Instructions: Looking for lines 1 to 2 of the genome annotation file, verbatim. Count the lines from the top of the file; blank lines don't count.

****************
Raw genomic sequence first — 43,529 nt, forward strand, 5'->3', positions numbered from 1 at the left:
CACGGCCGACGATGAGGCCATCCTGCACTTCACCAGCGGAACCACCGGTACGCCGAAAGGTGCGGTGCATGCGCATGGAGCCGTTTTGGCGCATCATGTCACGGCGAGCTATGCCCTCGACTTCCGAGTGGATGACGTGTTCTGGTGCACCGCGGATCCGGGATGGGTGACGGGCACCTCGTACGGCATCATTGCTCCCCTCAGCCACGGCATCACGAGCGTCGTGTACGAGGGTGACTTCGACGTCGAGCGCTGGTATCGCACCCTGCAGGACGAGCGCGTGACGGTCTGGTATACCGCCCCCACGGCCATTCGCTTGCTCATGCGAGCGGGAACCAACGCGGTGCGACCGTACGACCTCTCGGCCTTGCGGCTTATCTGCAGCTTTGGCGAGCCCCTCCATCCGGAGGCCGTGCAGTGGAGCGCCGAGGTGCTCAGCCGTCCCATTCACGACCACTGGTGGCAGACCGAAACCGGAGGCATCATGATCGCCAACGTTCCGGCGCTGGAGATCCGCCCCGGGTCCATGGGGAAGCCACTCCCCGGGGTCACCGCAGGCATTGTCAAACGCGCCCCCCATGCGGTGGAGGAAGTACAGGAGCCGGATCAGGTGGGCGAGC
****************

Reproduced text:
Raw genomic sequence first — 43,529 nt, forward strand, 5'->3', positions numbered from 1 at the left:
CACGGCCGACGATGAGGCCATCCTGCACTTCACCAGCGGAACCACCGGTACGCCGAAAGGTGCGGTGCATGCGCATGGAGCCGTTTTGGCGCATCATGTCACGGCGAGCTATGCCCTCGACTTCCGAGTGGATGACGTGTTCTGGTGCACCGCGGATCCGGGATGGGTGACGGGCACCTCGTACGGCATCATTGCTCCCCTCAGCCACGGCATCACGAGCGTCGTGTACGAGGGTGACTTCGACGTCGAGCGCTGGTATCGCACCCTGCAGGACGAGCGCGTGACGGTCTGGTATACCGCCCCCACGGCCATTCGCTTGCTCATGCGAGCGGGAACCAACGCGGTGCGACCGTACGACCTCTCGGCCTTGCGGCTTATCTGCAGCTTTGGCGAGCCCCTCCATCCGGAGGCCGTGCAGTGGAGCGCCGAGGTGCTCAGCCGTCCCATTCACGACCACTGGTGGCAGACCGAAACCGGAGGCATCATGATCGCCAACGTTCCGGCGCTGGAGATCCGCCCCGGGTCCATGGGGAAGCCACTCCCCGGGGTCACCGCAGGCATTGTCAAACGCGCCCCCCATGCGGTGGAGGAAGTACAGGAGCCGGATCAGGTGGGCGAGC